Lima, Peru, is the 19th largest city in the world with 8.7 million people in a relatively small land mass. It is a developing third world nation. The average income is about $500 a month, although I think there are a great many people that live in tattered environments and make less. They work long hours, six days a week. We noticed that gas, clothing, furniture and many other products are more expensive than here. That makes their monthly average income seem less. This kind of poverty is difficult to comprehend until you see it up close. And yet the people are kind, hardworking, and wonderful!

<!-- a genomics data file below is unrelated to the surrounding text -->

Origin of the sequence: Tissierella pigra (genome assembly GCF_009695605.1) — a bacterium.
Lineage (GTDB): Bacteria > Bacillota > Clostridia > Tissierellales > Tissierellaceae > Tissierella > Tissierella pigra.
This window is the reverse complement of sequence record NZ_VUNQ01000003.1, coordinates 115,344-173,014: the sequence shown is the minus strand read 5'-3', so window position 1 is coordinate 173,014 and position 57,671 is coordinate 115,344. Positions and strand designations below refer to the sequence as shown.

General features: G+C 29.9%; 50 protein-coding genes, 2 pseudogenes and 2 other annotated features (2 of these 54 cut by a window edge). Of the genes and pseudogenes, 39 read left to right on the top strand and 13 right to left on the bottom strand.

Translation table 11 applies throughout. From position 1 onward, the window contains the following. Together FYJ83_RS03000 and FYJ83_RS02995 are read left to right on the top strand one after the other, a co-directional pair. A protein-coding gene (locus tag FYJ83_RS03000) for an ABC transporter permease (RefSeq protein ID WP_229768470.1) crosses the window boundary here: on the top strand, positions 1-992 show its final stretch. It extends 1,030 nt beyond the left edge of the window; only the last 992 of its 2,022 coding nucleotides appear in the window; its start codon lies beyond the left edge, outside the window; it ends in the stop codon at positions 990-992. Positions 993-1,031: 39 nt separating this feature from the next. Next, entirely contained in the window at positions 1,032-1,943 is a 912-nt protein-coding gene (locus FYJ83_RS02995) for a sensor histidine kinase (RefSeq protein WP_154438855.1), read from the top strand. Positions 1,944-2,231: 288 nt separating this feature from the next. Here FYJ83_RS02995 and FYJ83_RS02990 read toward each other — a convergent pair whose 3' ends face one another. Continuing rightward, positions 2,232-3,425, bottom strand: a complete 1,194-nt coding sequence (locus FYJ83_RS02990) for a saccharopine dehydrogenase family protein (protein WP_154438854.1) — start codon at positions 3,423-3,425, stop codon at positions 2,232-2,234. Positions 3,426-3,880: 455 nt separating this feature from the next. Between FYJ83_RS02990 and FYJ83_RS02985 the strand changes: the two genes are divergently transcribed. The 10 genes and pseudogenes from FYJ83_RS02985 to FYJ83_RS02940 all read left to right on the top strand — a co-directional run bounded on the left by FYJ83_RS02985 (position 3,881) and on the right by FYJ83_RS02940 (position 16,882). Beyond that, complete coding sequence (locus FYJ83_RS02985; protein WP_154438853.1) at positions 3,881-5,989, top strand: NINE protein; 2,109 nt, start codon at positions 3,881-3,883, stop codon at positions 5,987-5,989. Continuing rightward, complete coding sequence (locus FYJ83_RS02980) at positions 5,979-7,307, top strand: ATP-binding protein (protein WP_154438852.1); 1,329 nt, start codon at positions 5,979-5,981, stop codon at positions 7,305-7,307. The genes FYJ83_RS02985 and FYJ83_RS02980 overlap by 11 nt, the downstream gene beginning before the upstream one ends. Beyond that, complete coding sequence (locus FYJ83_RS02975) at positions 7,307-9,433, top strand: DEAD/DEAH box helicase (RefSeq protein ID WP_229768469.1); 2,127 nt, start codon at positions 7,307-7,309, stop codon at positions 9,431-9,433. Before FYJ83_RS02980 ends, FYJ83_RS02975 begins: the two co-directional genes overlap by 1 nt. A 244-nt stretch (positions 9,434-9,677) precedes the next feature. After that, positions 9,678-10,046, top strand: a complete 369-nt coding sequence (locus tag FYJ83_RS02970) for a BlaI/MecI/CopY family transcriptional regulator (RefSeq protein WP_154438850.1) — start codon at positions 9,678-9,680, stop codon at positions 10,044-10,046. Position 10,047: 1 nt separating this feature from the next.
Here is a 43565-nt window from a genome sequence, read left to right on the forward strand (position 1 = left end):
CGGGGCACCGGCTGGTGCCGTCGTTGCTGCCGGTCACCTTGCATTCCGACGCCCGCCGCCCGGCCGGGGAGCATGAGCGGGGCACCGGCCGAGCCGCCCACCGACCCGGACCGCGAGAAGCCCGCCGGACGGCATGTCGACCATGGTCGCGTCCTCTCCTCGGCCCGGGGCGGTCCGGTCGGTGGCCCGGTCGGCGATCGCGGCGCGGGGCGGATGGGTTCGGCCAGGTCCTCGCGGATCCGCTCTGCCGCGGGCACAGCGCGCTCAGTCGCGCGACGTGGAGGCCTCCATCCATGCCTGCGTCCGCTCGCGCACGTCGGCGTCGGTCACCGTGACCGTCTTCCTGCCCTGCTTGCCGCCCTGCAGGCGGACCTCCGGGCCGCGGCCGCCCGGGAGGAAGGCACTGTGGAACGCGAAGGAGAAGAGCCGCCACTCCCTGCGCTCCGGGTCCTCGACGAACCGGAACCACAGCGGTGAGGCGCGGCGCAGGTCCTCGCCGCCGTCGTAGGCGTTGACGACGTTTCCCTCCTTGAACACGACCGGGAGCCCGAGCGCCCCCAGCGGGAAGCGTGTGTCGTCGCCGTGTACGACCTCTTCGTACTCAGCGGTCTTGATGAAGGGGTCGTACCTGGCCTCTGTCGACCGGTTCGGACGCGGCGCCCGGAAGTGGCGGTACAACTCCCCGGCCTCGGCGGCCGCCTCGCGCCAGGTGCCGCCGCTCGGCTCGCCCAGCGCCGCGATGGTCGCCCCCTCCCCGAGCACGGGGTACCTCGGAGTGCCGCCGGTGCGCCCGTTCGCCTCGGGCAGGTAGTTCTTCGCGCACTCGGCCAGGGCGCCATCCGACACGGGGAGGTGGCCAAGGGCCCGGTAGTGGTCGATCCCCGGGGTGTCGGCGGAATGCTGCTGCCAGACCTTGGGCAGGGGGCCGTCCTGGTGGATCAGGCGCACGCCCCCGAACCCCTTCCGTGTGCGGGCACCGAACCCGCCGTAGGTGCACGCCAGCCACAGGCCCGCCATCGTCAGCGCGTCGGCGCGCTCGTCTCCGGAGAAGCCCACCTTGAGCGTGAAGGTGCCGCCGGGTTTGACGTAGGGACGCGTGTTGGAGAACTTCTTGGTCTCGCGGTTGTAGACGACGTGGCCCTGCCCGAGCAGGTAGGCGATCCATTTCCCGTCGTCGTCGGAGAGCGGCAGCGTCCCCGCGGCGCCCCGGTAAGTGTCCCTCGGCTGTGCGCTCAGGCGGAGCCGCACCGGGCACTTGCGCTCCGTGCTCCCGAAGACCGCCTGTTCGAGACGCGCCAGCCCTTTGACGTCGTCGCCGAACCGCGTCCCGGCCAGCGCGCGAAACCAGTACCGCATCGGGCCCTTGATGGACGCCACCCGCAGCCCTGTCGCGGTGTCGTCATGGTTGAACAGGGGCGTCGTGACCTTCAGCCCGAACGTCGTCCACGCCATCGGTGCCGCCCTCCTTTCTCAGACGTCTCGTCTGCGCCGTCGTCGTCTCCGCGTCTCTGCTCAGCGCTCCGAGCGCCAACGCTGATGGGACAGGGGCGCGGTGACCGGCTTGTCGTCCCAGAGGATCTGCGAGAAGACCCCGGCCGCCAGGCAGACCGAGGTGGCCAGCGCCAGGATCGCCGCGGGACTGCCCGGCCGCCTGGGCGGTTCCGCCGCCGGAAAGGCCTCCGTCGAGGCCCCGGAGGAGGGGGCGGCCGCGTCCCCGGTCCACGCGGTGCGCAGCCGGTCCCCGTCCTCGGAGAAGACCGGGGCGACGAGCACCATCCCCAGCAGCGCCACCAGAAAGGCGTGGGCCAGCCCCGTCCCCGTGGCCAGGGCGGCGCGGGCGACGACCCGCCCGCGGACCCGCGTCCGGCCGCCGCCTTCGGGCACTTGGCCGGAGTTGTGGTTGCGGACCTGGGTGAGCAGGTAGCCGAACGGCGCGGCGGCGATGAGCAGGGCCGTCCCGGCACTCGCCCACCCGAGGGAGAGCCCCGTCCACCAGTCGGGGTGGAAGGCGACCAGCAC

The church they work with has five campuses that have 20 weekly services, with 16,000 people in the church. Now having said that, imagine this! They don’t have a permanent church building. Land and real estate is so scarce in Lima that it’s expensive. Combine that with a large congregation that lives on small wages and you begin to understand their challenge. They rent buildings that they hold their services in throughout the week. Over 1,000 volunteers make this possible. Volunteers go in at midnight and work all night setting up for the services for Sunday morning. And then they stay and pack everything up and do it again week after week. Most pastors could not comprehend how this could be possible, but they do it week after week. And they provide amazing and outstanding ministry! Some of the volunteers are only 11 to 13 year-old children who have become skilled at doing lighting, working with sound, editing videos and more. To these children, they are learning skills they could never have learned any other way! And they are learning the love of God in the process. To watch all this often brought me to tears!